Periodical visits made to monitor deteriorated conditions of all lakes of the valley by collecting water samples and to record the impact of various anthropogenic activities on aquatic vegetation. It was noticed that one more worsen invasive noxious weed has infiltrated in almost in all our lakes, commonly called Alligator grass and Scientifically named as Alternathera philoxeroides. This weed grows healthy in high-nutrient (eutrophic) conditions that obviously indicate that our lakes have turned highly nutritious. This species was reported for the first time in Wular Lake in the year 2008 but in dispersed form, has now spread in all fresh water lakes in thick mats, in such a short period of time, particularly in Dal Lake and in all its tributaries channels. Now the weed has started forming thick mats, large and extensive rafts floating on surface of water with emergent body in deep waters near shallow waters or lake margins it remains attached to the lake substratum.

Considered one of the worst aquatic weed in the world as it becomes serious threat to the fresh water bodies. It grows in dense mats with massive underground rhizomatous root system. It obstructs waterways, hinders navigation, increases pollution and wipes all native plants by over shading them.

Ultimately under water life both flora and fauna get completely destroyed. It has been internationally established that the weed cannot be eradicated once it has infested in any water body, despite numerous costly attempts. So in many countries attempts have been made to eradicate it soon it starts infestation in any water body. There is no evident biological control for the weed, even certain permissible chemicals have been applied but none has remained successful.

Mechanical removal without care facilitates its proliferation and spread enormously. Stolens can regenerate from burial to 30 cm deep. Alligator grass bears prominent white flowers which are bisexual but viable seeds are not produced. So reproduction is entirely vegetative by bearing vegetative buds in the submerged stems propagate enormously and is very difficult to control its proliferation physically. The weed is worldwide in distribution. In India it is reported from Assam, Bihar, West Bengal, Tripura, Manipur, Andhra Pradesh, Karnataka, Maharashtra, even in Delhi and Punjab. It grows even in marshy boggy place and tolerates all abnormal weather conditions.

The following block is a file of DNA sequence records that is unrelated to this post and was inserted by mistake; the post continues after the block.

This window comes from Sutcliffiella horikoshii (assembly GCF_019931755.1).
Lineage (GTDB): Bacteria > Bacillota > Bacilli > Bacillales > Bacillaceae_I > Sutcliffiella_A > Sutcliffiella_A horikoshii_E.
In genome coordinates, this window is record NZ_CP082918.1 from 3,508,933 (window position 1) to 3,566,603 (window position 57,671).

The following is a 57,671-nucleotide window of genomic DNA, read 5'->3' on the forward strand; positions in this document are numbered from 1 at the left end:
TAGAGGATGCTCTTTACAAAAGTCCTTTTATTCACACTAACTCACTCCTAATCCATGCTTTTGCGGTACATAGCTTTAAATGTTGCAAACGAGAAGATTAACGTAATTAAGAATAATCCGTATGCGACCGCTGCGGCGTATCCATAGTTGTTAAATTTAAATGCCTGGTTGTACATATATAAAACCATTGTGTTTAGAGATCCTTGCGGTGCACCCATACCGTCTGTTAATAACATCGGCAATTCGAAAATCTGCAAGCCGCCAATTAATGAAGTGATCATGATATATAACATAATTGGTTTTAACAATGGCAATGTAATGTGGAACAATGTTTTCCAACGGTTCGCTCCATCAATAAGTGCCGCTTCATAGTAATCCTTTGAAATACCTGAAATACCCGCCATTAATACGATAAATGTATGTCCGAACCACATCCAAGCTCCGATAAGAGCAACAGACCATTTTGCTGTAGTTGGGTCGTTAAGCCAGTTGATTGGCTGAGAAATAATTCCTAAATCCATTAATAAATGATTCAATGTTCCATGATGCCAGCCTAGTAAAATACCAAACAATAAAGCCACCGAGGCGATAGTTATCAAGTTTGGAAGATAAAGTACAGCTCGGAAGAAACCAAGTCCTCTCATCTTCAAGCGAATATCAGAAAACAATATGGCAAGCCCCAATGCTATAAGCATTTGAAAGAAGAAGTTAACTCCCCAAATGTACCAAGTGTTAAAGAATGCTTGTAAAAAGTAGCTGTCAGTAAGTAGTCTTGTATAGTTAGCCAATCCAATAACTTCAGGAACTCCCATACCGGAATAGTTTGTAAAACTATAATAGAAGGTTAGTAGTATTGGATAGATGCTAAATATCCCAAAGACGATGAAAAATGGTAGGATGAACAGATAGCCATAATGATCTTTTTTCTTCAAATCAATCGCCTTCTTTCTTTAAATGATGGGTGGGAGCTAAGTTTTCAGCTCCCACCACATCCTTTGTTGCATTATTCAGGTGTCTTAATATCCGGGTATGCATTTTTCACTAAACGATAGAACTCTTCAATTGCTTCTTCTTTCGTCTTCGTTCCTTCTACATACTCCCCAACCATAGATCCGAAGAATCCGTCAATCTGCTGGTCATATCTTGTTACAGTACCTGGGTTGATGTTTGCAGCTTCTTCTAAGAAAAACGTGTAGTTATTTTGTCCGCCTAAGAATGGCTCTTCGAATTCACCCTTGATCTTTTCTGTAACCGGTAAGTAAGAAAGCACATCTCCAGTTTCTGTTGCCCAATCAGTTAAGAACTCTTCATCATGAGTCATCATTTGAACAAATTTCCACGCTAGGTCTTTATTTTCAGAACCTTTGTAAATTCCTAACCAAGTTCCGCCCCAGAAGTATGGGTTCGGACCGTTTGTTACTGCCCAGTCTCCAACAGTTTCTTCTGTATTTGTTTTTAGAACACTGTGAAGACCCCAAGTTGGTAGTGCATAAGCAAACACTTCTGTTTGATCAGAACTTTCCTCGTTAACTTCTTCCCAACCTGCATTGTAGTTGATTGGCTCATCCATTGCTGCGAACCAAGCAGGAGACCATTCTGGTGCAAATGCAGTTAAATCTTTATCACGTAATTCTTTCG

Recently it has been established that, Alligator grass is considered to be one of the worst aquatic weeds in the world. It has the potential to become a serious threat to waterways, agriculture and the environment. "The Commonwealth of Australia States that, "Alligator weed disrupts the aquatic environments by blanketing the surface of the water impeding penetration of light and gaseous exchange (sometimes leading to anaerobic conditions) resulting adverse affects on flora and fauna. It also Promotes health problems by providing habitats for mosquitoes and other stoning insects and degrade natural aesthetics." Control of this species has proven to be an expensive and complicated ordeal wherever it has established. It is also stated that, Alligator grass has been very rarely successfully eradicated. Once it infestes any water body it is very difficult to eradicate, despite numerous costly attempts. For this reason, the highest priority for the management of alligator weed is an effective system of early detection and eradication before infestations become established. This noxious weed reproduces entirely by vegetative means and relies on the production of nodal buds on stems. Each node has two axillary buds. Also thicker roots and underground stems are capable of proliferation. Spreading is by fragmentation.